Genderized Clientelism in Conditional Cash Transfers

By Christian Gruenberg

The overall management of Conditional Cash Transfer (CCT) programmes is riddled with gender issues, especially given the central role of women as transfer recipients in the programmes, which are largely administered by male public officials. Women receive the cash transfers contingent upon compliance with health and educational responsibilities for them and their children. To receive their benefit, women must automatically build direct relationships with a diverse group of males who occupy different positions and functions in the CCT and state bureaucracy: programme operators, municipal officials, nurses, doctors, teachers, bank staff, etc.

In Argentina, for example, the household programme was not explicitly focused on women as recipients of the cash transfer (unlike other CCTs), but through the process of self-selection, women accounted for 75% to 80% of those registered in the programme. 32% of complaints received in the programme come from women who complain against males, and 24% of complaints received are women who complain against other women. Overall, the data in Table 1 suggest that women regularly found themselves in a subservient role to men with more power, resources and social status in the client–patron relationship.


TABLE 1. CCT Complaints in Argentina by Gender
The complainant
The denounced
Percentage (%)
Female
Male
32
Female
Female
24
Male
Male
14
Female
Institution(public/private)
10
Male
Female
6
Male
Male/female
6
Female
Male/female
2
Male
Institution(public/private)
2
Male/female
Male
2
Male/female
Male/female
1
Male/female
Female
1
Source: Gruenberg, C., Pereyra Iraola, V.,  "The Patronage in the Management of Social Poverty Reduction Program" (CIPPEC, 2009) public policy document, Analysis n.60.

The data in Table 1, supplemented by a qualitative analysis showing that complaints were made against forced participation in political events, personal services and requests for money (usually mediated by some form of gender-based violence), suggest that in patriarchal societies – where women inevitably have less power than men – the CCT may be transforming the traditional patron–client relations into genderized relations of domination.

The Mexican experience, however, shows that traditional subjects of clientelism (requests for money, personal services, etc.) are not always the ‘caciques’ (also known as ‘political broker’ in Argentina, ‘cabo electoral’ in Brazil, and ‘capitulero’ in Peru). In Mexico, the largest percentage (39%) of clientelism complaints made to the CCT programme are made about the health sector, followed by ‘vocals’ - beneficiaries elected to represent the interests of other beneficiaries and control education and health services (34%), the staff of the CCT programme (10%), municipal authorities (7%) and the education sector (5%) (Hevia and Gruenberg 2010).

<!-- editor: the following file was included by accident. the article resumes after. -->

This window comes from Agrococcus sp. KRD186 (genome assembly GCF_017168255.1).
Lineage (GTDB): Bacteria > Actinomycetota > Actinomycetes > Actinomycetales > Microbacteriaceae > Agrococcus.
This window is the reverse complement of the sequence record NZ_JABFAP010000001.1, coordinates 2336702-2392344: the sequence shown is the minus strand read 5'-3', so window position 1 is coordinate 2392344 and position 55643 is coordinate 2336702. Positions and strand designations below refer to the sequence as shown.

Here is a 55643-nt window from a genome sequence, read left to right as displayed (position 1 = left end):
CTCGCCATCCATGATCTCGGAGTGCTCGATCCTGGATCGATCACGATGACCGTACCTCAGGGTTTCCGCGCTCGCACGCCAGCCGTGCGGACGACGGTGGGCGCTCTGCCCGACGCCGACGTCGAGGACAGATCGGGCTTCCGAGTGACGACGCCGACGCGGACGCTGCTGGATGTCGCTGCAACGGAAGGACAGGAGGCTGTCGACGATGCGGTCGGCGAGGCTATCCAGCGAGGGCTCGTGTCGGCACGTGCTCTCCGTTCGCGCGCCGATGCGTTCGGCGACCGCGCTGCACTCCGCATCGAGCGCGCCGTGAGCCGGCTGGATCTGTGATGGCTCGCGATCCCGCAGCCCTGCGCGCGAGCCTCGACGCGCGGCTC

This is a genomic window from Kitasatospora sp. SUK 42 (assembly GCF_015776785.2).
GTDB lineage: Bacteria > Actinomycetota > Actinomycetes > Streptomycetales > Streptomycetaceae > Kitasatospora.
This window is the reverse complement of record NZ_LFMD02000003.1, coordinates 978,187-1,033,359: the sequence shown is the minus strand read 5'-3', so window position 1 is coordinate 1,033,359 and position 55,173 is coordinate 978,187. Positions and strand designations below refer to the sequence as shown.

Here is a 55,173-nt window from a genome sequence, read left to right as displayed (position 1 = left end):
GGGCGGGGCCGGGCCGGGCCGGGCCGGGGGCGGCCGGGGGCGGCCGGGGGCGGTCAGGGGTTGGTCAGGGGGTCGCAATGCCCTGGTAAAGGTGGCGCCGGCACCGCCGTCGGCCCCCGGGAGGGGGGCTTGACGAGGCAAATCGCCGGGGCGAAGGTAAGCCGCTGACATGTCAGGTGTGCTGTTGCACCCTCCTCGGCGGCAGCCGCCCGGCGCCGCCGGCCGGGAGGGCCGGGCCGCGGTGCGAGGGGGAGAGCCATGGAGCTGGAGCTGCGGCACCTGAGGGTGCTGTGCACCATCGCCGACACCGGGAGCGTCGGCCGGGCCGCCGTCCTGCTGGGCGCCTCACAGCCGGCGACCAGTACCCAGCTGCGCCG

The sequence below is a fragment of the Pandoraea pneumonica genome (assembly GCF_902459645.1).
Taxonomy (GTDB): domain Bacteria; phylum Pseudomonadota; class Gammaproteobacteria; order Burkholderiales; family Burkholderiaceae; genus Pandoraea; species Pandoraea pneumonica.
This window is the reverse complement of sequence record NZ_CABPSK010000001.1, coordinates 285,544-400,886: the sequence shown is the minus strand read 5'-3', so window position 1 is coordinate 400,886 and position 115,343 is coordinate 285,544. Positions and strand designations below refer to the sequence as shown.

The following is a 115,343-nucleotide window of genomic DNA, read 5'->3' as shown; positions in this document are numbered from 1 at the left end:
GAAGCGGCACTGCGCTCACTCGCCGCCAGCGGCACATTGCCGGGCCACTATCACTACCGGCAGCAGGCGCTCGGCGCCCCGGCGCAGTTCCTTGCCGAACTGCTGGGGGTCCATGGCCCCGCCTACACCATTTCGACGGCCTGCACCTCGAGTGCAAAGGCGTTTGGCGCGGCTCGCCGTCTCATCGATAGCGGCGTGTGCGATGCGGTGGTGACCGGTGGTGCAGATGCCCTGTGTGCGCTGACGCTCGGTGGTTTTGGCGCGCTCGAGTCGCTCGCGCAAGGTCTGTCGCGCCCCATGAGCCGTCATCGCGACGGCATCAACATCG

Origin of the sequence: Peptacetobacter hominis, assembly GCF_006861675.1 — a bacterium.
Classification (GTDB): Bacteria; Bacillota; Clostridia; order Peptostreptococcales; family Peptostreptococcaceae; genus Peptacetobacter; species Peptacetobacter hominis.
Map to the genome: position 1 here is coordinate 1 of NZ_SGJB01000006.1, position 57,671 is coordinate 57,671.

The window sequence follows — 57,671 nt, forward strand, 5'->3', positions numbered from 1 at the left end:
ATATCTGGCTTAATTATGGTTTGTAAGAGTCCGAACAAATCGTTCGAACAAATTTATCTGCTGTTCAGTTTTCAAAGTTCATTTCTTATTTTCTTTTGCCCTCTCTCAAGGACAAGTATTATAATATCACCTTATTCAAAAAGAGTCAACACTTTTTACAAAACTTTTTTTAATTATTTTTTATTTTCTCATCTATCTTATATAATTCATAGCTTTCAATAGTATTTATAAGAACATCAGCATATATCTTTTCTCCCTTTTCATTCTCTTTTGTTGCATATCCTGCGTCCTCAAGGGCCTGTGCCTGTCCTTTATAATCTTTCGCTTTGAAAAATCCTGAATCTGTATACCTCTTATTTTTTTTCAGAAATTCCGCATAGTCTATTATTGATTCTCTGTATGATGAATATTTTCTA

This finding suggests that new CCT programme reforms to promote transparency, as well as the implementation of strict mechanisms for the objective selection of women participating in the programme, may be able to remove political intermediaries and to reduce traditional clientelistic manipulation. At the same time, reforms create opportunities for new power dynamics, such as in Mexico, where conditionalities related to health and education empowered doctors, teachers and other health and education workers to decide on the permanence of women in the programme, producing new clientelistic practices as an unintended effect.

In the institutional context, CCT programmes aim to stimulate demand for and control over health and education, through the pressure of mothers on the supply of public services. However, although this may seem benign, laudable even, the response of public services is romanticized, as if they were gender-neutral and free of misogyny and racism. Governments must take gender power relations into consideration in the design and implementation of CCT programmes and the delivery of social services, particularly if they are relying on women as primary drivers of accountability within CCT programmes (MacPherson 2008). In addition, the differences observed in gender-disaggregated data should be investigated, and reforms, standards, tools and guidelines should be developed to protect women’s human rights.

Further Reading: 


ICHRP (2009).
Corruption and Human Rights: Making the Connection



    ICHRP (2010).
    Integrating Human Rights in the Anti-Corruption Agenda : Challenges, Possibilities and Opportunities

    World Health Organization (2009).
    Strategy for integrating gender analysis and actions into the work of WHO”.


    • Gruenberg and Pereyra (2009). "The Patronage in the Management of Social Poverty Reduction Program". CIPPEC public policy document, Analysis n. 60.

    About the Author:

    Chris Gruenberg is a feminist lawyer. He studied law and public policy at the University of Buenos Aires, Universidad de Chile and Harvard. His work seeks to challenge the androcentric bias and hetero-patriarchal violence that characterises the design and implementation of public policies. He was also a lead writer and researcher on the ICHRP reports on corruption and human rights.

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